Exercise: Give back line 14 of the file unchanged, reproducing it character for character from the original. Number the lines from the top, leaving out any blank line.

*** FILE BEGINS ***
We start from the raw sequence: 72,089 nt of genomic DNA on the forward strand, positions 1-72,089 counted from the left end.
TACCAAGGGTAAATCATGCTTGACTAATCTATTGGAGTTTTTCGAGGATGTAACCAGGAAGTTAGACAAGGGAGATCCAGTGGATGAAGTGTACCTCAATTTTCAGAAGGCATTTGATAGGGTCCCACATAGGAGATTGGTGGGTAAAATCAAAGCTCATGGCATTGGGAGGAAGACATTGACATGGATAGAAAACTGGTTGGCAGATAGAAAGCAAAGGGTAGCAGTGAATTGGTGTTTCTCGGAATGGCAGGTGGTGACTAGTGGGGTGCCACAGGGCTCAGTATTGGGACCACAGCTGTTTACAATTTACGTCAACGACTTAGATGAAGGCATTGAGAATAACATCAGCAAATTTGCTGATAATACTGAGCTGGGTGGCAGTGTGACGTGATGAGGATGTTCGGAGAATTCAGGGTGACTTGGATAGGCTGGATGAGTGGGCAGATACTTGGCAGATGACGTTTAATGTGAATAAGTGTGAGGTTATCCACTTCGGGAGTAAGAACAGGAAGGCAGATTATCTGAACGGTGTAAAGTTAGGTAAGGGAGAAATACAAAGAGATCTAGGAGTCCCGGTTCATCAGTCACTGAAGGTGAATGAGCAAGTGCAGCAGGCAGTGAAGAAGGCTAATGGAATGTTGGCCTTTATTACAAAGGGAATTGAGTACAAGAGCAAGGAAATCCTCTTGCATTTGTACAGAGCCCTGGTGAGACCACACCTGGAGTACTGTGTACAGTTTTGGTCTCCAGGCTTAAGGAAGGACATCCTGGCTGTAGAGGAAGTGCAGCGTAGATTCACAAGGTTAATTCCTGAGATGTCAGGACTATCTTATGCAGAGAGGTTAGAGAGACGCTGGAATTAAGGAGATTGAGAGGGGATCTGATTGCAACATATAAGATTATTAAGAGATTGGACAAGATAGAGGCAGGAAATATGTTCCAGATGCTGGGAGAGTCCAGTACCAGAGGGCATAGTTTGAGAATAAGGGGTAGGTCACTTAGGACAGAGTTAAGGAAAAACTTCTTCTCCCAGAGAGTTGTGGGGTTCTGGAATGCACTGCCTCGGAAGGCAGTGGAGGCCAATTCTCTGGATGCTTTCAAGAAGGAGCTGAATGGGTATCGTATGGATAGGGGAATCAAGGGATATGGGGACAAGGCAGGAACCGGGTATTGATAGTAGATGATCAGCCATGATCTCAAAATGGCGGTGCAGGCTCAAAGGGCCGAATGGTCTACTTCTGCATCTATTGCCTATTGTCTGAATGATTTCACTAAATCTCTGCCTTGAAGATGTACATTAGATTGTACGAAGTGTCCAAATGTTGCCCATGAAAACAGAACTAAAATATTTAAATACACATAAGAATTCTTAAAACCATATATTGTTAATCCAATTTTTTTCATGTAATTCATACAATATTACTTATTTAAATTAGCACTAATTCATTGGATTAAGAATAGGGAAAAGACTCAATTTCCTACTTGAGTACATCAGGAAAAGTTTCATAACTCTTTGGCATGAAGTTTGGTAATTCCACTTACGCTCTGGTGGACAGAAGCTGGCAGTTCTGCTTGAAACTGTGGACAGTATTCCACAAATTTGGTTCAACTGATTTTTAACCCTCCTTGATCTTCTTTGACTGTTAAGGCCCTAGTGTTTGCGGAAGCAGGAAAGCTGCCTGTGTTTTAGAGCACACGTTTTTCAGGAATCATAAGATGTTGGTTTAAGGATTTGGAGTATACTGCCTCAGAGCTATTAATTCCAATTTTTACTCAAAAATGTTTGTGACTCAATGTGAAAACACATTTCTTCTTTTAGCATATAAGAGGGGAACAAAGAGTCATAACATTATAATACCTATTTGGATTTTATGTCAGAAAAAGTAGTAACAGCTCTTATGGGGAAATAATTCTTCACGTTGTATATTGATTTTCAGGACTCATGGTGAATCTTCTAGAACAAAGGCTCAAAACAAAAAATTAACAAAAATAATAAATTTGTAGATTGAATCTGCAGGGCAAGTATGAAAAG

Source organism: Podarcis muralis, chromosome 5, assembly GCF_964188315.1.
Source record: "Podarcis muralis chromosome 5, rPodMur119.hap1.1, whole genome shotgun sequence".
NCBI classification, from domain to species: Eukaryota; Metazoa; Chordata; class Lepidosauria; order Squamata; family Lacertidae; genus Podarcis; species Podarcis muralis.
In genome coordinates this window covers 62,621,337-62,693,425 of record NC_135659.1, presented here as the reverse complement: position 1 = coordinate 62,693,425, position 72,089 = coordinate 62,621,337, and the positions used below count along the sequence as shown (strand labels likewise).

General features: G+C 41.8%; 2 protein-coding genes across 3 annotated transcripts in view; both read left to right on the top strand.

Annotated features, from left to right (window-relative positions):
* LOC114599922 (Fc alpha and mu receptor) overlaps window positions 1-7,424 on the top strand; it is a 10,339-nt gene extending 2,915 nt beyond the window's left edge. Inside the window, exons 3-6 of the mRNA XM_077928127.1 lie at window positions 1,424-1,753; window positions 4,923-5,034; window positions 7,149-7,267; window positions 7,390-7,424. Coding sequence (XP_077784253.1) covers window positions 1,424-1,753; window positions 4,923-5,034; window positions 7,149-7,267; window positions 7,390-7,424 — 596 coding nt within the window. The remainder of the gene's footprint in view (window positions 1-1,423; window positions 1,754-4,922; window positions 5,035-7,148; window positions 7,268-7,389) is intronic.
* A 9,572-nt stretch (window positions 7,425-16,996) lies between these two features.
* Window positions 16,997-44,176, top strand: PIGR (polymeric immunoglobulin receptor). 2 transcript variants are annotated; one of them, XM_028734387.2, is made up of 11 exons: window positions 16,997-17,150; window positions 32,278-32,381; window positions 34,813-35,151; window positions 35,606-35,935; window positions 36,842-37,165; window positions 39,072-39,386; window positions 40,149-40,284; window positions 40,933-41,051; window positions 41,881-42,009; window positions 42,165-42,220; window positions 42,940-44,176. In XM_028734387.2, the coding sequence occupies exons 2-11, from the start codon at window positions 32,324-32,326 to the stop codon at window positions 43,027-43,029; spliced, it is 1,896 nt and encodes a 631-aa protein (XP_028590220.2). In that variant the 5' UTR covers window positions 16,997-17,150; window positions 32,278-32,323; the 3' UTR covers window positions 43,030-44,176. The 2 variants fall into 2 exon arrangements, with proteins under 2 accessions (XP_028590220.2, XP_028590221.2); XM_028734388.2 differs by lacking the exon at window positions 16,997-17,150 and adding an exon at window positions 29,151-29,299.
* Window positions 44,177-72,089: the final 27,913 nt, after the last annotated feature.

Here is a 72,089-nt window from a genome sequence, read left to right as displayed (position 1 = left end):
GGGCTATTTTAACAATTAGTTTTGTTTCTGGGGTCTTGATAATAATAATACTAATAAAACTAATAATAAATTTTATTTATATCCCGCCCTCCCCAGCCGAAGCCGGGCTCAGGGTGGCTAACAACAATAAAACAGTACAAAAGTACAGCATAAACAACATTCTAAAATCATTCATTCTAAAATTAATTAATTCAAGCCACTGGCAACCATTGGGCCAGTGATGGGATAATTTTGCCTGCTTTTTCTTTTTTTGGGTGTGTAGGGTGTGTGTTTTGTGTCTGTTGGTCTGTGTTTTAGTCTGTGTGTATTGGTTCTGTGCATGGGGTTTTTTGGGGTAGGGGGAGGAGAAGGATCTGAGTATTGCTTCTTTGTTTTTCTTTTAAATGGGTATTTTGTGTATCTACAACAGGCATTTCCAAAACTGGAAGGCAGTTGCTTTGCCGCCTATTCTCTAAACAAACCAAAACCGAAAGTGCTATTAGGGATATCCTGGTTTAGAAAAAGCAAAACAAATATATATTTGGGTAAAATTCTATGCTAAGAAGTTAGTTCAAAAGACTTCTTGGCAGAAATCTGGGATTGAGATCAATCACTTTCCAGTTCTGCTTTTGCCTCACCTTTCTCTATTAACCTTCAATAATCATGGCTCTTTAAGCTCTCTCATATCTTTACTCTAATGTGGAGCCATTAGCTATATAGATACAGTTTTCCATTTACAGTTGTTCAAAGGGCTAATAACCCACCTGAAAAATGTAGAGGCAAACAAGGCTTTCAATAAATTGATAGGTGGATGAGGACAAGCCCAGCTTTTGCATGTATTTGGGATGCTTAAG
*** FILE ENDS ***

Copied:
GGGCTATTTTAACAATTAGTTTTGTTTCTGGGGTCTTGATAATAATAATACTAATAAAACTAATAATAAATTTTATTTATATCCCGCCCTCCCCAGCCGAAGCCGGGCTCAGGGTGGCTAACAACAATAAAACAGTACAAAAGTACAGCATAAACAACATTCTAAAATCATTCATTCTAAAATTAATTAATTCAAGCCACTGGCAACCATTGGGCCAGTGATGGGATAATTTTGCCTGCTTTTTCTTTTTTTGGGTGTGTAGGGTGTGTGTTTTGTGTCTGTTGGTCTGTGTTTTAGTCTGTGTGTATTGGTTCTGTGCATGGGGTTTTTTGGGGTAGGGGGAGGAGAAGGATCTGAGTATTGCTTCTTTGTTTTTCTTTTAAATGGGTATTTTGTGTATCTACAACAGGCATTTCCAAAACTGGAAGGCAGTTGCTTTGCCGCCTATTCTCTAAACAAACCAAAACCGAAAGTGCTATTAGGGATATCCTGGTTTAGAAAAAGCAAAACAAATATATATTTGGGTAAAATTCTATGCTAAGAAGTTAGTTCAAAAGACTTCTTGGCAGAAATCTGGGATTGAGATCAATCACTTTCCAGTTCTGCTTTTGCCTCACCTTTCTCTATTAACCTTCAATAATCATGGCTCTTTAAGCTCTCTCATATCTTTACTCTAATGTGGAGCCATTAGCTATATAGATACAGTTTTCCATTTACAGTTGTTCAAAGGGCTAATAACCCACCTGAAAAATGTAGAGGCAAACAAGGCTTTCAATAAATTGATAGGTGGATGAGGACAAGCCCAGCTTTTGCATGTATTTGGGATGCTTAAG